But several climate anthropologists have been in the news recently. In an interview with the Borneo Post, anthropologist Bob Pokrant addresses climate change in Borneo. To tackle the climate change issue, he proposed using the ‘adaption approach’ instead of the ‘mitigation approach’:
By mitigation, we mean reducing the sources of greenhouse effect. By adaption, we mean recognising that climate change is happening and then work out a programme to reduce the social vulnerability of those affected. We have to empower the people to take the future in their own hands. In countries affected by climate change most, their people’s capacity to adapt must be built up.
Fight global warming ‘with traditional methods’, urged Pietro Laureano. architect, town planer and anthropologist. Traditional water management methods from the Sahara and Ethiopia and Iraq’s Babylon area could be used alongside newer technologies such as solar power to prevent desertification and energy wastage. See also interview with Laureano and his paper Traditional Techniques of Water Management a New Model for a Sustainable Town and Landscape. From the First Water Harvesting Surfaces to Paleolithic Hydraulic Labyrinths.
Environmental anthropologist Kenny Broad was interviewed by Hawaii 24/7. As an anthropologist “his focus is bridging the physical and social aspects of science, specifically the human-environment relationship along coastlines and the impacts of climate change.”
A few weeks ago, Susan Crate’s research on climate change in Siberia was presented. On her website lots of papers can be downloaded, for example the most recent one Bull of Winter? Grappling with the Cultural Implications of and Anthropology’s Role(s) in Global Climate Change (pdf). Together with Marc Nuttall, she edited the book Anthropology and Climate Change. From Encounters to Actions. See also interview with Nuttall on CBC News “Human face of climate change: Weather out of its mind”.
At the University of Copenhagen, anthropologist Kirsten Hastrup is the leader of the interdisciplinary climate change research project Waterworlds. In an interview, she explains the relevance of historical anthropology for today’s climate change.
See also Climate Change and Small Island Developing States: A Critical Review by Ilan Kelman and Jennifer J. West (Ecological and Environmental Anthropology, Vol 5, No 1 (2009)) and Waterworld1: the heritage dimensions of ‘climate change’ in the Pacific by Rosita Henry and William Jeffery as well as information about climate refugees and my earlier post Why Siberian nomads cope so well with climate change. For even more literature see Bibliography for the anthropology of climate change.
The tundra ecosystems in Siberia are vulnerable to both climate change and oil/gass drilling. Yet the Yamal-Nenets in West Siberia have shown remarkable resilience to these changes. “Free access to open space has been the key for success” says Bruce Forbes of the University of Lapland, Finland, Environmental Research Web reports.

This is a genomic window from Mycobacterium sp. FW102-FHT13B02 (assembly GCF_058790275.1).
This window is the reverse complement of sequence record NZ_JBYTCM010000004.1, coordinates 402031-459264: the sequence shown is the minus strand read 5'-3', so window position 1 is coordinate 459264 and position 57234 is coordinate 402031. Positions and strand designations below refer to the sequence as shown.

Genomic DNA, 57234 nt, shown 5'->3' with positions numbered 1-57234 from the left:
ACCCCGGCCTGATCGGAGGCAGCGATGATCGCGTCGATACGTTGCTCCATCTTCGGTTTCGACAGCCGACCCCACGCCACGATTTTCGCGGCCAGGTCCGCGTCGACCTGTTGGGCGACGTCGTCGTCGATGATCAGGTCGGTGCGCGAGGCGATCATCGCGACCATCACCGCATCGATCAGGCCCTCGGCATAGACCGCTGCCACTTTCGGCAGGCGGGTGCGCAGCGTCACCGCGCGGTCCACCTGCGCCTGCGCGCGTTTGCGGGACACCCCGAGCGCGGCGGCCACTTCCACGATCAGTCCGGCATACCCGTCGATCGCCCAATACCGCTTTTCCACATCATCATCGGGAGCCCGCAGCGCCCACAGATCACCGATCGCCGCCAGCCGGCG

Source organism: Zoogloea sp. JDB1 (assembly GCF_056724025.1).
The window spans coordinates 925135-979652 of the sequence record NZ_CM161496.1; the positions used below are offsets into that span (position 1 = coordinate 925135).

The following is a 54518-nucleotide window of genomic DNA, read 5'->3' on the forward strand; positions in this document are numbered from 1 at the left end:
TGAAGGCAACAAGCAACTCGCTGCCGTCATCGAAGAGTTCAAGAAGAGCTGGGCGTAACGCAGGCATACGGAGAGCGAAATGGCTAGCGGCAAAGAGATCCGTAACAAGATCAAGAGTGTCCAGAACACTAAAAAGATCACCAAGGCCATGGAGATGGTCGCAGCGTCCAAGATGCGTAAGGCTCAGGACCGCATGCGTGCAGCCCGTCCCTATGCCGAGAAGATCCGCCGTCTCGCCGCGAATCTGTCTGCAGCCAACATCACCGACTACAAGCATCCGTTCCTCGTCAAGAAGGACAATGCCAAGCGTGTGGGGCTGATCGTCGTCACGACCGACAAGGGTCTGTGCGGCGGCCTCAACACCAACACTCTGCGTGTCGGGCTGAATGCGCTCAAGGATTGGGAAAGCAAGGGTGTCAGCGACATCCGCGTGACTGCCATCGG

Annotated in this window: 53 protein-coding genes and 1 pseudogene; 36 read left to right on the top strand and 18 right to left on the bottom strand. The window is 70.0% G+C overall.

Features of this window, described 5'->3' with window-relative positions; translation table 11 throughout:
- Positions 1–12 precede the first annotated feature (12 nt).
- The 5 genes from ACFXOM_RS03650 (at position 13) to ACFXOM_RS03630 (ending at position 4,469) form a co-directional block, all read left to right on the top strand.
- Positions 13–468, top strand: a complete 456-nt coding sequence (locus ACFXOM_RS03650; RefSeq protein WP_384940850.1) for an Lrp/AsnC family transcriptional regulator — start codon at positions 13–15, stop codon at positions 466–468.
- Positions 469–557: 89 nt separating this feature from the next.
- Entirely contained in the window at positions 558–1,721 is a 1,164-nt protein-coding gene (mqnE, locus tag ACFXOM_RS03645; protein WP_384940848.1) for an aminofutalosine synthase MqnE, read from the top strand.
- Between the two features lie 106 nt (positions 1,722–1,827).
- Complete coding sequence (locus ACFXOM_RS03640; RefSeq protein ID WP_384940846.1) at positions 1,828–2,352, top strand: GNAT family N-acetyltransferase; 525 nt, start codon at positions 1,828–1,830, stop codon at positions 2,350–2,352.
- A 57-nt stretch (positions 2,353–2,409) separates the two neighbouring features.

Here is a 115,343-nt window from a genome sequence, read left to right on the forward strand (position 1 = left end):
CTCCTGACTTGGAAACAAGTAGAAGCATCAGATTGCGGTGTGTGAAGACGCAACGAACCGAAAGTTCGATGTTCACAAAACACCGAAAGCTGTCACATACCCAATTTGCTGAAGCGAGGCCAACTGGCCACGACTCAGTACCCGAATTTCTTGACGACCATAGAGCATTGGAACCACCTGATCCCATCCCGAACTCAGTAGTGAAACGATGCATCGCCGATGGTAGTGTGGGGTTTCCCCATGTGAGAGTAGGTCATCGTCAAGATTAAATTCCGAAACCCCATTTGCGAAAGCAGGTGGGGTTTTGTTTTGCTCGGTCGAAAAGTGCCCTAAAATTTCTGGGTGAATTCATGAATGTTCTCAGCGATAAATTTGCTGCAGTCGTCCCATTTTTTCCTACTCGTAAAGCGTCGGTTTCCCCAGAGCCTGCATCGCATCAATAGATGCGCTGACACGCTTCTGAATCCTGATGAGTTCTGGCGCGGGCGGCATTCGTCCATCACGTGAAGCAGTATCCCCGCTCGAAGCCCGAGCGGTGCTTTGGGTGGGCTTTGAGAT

Forbes and five colleagues from various disciplines (including anthropology) at the University of Joensuu, Finland, the Russian Academy of Sciences and the University of Cambridge, UK, have studied the Yamal-Nenets for more than four years. The research should not only help with plans for the Nenets’ future survival but could also offer tips for other communities.
The ability to roam freely enables people and animals to exploit or avoid a wide range of natural and manmade habitats. The Nenets responded to their changing environment by adjusting their migration routes and timing, avoiding disturbed and degraded areas, and developing new economic practices and social interaction, for example by trading with workers who have moved into gas villages in the area.
“Our work shows that local people have an important role to play, one that is every bit as useful and informative as that of the scientists and administrators charged with managing complex social-ecological systems", Forbes says.
Around half of the Yamal Peninsula’s 10,000 Nenet people are herding reindeers. Average temperatures in the region have increased by 1–2 °C over the past 30 years. The area contains some of the largest known untapped gas deposits in the world.
Their findings were published as open access article in the Proceedings of the National Academy of Sciences, see High resilience in the Yamal-Nenets social–ecological system, West Siberian Arctic, Russia.
One of Forbes’ colleagues is anthropologist Florian Stammler. He has put several papers online, among others Arctic climate change discourse: the contrasting politics of research agendas in the West and Russia (together with Bruce C. Forbes), The Obshchina Movement in Yamal: Defending Territories to Build Identities? and the magazine article Siberia Caught between Collapse and Continuity (together with Patty Gray)
I have to confess I have an ambivalent relation to initiatives like the Earth Hour. But anthropologist Stephen Bede Scharper casts an interesting perspective on this new way to save our planet.
He describes Earth Hour as “the first globalized ritual", a `liminal space’ and therefore “a potent opportunity for change":
Earth Hour combines a spiritual quest, a moral mandate and a communal practice into a unique and truly global event. It can thus be considered a transcultural action of moral responsibility for the planet, a statement that “another world is possible.” It is not driven by brands, consumerism or corporate logos. Earth Hour is not Coca-Cola teaching “the world to sing in perfect harmony,” nor Nike telling us to “Just Do It.” It is, rather, approximately one billion people entering the threshold of a different relationship with both the planet and the cosmos.